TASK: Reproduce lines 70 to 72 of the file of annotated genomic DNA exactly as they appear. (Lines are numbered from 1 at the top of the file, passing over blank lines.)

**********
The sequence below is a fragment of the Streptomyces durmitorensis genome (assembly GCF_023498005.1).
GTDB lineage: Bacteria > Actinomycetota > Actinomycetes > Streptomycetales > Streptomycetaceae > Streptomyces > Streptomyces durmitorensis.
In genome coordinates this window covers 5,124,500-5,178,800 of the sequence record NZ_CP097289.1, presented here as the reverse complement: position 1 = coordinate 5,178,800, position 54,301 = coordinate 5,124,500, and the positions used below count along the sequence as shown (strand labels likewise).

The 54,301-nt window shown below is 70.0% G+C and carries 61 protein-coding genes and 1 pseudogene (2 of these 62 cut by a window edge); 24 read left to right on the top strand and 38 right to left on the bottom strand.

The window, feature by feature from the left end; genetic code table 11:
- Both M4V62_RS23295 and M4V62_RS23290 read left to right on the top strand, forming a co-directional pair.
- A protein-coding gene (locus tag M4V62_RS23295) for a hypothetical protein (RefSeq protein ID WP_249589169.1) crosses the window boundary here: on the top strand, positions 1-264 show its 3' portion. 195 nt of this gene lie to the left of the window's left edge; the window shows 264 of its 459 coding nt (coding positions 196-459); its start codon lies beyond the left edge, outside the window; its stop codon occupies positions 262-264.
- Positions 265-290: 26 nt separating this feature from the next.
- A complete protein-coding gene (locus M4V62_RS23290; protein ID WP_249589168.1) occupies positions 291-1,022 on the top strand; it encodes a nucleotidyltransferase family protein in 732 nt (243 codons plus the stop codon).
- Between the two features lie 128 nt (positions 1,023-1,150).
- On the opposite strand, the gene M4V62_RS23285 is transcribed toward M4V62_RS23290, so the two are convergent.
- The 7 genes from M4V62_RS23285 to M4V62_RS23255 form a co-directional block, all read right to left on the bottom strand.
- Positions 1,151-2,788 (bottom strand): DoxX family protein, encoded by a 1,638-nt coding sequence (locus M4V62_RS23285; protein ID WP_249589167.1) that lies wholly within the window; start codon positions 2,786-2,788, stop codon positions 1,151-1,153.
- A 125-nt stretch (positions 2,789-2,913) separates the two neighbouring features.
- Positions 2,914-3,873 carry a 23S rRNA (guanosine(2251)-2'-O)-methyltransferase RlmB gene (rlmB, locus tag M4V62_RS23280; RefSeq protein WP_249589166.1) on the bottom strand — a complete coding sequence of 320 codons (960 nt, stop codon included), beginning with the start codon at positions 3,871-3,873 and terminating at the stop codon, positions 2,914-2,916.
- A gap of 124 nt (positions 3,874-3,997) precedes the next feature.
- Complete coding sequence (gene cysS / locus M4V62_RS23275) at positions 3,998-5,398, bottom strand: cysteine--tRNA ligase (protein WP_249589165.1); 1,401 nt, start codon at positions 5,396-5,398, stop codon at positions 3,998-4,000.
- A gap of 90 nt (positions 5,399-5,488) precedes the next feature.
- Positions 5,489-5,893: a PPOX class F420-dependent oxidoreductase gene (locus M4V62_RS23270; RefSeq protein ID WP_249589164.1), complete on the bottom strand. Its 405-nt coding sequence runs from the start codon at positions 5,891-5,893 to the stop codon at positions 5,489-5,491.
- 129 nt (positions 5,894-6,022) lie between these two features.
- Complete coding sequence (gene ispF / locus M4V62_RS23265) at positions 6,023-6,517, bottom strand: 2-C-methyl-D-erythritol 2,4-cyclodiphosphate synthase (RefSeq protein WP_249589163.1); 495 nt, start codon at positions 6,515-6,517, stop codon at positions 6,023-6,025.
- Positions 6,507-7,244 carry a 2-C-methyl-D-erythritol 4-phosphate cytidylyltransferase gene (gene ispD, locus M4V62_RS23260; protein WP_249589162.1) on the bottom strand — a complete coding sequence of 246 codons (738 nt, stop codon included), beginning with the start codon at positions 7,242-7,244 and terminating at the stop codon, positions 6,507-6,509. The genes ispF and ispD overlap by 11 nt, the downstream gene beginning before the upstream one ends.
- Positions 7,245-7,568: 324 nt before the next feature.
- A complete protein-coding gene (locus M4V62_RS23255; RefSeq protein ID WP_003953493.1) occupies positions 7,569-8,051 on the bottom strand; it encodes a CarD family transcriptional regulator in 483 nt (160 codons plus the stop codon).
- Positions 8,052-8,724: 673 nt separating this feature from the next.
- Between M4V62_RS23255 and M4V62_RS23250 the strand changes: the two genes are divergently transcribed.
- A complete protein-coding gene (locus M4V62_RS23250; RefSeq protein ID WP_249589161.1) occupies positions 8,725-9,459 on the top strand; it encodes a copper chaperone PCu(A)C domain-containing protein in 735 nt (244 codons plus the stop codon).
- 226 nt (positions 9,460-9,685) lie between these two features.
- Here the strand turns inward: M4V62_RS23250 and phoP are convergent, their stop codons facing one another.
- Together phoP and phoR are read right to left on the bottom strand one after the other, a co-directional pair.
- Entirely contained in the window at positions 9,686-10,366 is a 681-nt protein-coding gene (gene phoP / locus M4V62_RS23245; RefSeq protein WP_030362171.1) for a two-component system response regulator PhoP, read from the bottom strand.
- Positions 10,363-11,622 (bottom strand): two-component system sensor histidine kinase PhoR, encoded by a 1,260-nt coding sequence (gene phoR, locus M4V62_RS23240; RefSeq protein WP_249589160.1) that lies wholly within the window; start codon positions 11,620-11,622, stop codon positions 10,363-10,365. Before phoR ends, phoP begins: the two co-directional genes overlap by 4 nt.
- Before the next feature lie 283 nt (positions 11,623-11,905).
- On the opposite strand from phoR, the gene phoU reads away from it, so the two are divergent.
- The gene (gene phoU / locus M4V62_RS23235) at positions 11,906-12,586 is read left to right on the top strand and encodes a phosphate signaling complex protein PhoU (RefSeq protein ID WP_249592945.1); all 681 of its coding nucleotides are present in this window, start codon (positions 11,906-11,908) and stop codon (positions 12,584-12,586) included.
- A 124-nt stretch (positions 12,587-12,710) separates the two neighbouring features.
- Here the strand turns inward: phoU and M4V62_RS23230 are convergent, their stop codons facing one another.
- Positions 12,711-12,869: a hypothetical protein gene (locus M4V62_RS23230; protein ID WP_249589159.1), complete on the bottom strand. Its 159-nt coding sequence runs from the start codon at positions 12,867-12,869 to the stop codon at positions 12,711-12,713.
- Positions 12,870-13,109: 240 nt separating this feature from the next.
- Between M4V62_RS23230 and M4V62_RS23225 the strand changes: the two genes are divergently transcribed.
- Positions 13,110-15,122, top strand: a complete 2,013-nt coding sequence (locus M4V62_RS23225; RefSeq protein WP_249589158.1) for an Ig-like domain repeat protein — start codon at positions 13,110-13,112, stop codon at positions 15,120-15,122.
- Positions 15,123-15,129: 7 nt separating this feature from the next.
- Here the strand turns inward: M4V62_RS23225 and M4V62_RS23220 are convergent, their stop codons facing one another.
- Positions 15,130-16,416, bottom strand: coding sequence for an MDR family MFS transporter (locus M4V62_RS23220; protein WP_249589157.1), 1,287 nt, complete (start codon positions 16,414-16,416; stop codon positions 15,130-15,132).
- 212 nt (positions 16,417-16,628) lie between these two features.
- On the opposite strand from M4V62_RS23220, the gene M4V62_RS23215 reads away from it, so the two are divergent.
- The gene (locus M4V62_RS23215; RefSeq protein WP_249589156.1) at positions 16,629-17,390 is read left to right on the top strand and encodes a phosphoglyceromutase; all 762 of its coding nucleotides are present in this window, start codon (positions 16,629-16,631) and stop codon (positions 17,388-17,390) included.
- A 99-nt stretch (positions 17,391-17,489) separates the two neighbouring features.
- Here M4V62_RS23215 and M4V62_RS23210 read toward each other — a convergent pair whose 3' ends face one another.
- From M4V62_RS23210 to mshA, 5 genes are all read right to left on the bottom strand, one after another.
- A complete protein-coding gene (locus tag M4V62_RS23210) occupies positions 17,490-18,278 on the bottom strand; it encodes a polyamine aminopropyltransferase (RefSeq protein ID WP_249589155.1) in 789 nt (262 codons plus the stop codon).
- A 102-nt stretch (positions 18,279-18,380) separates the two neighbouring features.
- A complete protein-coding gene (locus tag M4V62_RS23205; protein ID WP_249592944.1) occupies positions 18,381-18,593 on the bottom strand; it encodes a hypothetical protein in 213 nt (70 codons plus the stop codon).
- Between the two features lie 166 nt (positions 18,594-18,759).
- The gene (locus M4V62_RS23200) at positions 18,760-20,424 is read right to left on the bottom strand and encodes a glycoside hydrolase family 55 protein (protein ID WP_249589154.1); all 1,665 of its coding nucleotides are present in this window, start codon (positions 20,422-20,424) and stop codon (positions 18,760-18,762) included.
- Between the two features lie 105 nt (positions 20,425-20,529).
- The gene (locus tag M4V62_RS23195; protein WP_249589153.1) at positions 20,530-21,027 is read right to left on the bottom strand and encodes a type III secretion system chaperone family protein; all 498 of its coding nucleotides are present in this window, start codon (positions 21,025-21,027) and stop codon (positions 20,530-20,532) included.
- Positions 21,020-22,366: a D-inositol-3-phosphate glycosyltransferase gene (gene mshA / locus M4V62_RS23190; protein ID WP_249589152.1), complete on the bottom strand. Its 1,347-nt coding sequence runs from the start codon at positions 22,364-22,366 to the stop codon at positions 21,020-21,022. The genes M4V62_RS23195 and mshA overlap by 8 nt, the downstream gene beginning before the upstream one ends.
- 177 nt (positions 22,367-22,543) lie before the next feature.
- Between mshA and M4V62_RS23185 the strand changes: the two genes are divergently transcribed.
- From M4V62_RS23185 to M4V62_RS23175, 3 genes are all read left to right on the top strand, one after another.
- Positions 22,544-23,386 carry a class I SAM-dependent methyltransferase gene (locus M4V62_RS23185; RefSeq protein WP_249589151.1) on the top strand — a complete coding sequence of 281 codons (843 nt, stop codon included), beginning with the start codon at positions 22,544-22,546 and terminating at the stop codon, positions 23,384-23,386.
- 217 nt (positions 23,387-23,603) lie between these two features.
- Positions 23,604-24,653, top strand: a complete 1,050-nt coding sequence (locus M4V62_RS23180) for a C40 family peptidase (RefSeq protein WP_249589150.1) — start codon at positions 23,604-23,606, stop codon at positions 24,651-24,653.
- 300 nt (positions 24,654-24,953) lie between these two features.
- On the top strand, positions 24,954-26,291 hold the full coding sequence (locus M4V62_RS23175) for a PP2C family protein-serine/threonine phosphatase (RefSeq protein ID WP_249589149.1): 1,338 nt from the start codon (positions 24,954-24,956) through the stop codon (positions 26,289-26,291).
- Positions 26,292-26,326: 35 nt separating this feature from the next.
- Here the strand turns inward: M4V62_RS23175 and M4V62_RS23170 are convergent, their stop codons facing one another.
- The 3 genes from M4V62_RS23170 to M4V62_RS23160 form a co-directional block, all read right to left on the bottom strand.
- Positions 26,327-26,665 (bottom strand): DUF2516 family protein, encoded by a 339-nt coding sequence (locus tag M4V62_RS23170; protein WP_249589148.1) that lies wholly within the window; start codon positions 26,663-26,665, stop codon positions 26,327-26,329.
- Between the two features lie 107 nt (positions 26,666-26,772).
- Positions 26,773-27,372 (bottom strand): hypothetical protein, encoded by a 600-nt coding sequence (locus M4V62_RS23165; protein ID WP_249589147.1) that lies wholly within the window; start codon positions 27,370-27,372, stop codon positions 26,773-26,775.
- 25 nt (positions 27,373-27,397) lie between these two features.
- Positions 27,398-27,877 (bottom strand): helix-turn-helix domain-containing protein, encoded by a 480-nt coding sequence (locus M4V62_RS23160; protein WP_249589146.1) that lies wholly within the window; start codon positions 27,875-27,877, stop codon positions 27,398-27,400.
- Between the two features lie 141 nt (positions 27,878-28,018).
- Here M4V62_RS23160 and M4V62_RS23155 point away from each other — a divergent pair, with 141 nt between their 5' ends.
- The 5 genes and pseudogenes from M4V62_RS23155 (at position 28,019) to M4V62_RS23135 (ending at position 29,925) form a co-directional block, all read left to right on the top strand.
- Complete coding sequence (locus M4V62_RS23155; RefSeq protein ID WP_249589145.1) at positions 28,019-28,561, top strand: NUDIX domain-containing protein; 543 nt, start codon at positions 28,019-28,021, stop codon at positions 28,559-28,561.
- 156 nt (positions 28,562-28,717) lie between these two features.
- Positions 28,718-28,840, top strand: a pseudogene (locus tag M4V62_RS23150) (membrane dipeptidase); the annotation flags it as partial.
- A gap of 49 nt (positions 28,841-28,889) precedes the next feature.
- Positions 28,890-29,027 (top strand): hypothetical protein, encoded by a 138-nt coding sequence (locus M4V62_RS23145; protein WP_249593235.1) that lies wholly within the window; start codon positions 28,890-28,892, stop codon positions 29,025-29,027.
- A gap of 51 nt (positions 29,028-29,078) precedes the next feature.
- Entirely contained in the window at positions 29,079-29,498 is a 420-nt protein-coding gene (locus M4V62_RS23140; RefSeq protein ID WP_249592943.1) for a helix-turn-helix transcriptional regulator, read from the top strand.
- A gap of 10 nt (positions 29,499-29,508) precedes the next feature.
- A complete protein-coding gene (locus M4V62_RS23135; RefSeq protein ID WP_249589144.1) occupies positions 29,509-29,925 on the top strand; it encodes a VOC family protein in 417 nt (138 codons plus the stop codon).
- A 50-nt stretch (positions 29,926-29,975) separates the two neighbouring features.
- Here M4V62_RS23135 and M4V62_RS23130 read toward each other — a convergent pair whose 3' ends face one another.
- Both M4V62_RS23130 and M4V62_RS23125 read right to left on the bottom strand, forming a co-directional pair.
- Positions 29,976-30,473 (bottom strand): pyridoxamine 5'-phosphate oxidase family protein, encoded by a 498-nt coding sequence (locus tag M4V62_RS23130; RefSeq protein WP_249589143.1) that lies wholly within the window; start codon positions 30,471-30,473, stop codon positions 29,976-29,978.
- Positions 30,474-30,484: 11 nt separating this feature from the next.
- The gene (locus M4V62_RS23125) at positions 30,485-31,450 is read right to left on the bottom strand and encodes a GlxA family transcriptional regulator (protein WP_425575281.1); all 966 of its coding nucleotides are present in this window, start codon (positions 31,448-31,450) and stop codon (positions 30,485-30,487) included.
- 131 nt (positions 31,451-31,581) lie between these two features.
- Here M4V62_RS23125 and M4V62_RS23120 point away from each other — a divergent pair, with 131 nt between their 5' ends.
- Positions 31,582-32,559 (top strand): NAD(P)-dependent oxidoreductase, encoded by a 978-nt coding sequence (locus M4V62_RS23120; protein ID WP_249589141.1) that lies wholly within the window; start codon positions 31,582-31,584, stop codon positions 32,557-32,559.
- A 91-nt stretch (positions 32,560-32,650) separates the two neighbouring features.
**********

- Positions 26,327-26,665 (bottom strand): DUF2516 family protein, encoded by a 339-nt coding sequence (locus tag M4V62_RS23170; protein WP_249589148.1) that lies wholly within the window; start codon positions 26,663-26,665, stop codon positions 26,327-26,329.
- Between the two features lie 107 nt (positions 26,666-26,772).
- Positions 26,773-27,372 (bottom strand): hypothetical protein, encoded by a 600-nt coding sequence (locus M4V62_RS23165; protein ID WP_249589147.1) that lies wholly within the window; start codon positions 27,370-27,372, stop codon positions 26,773-26,775.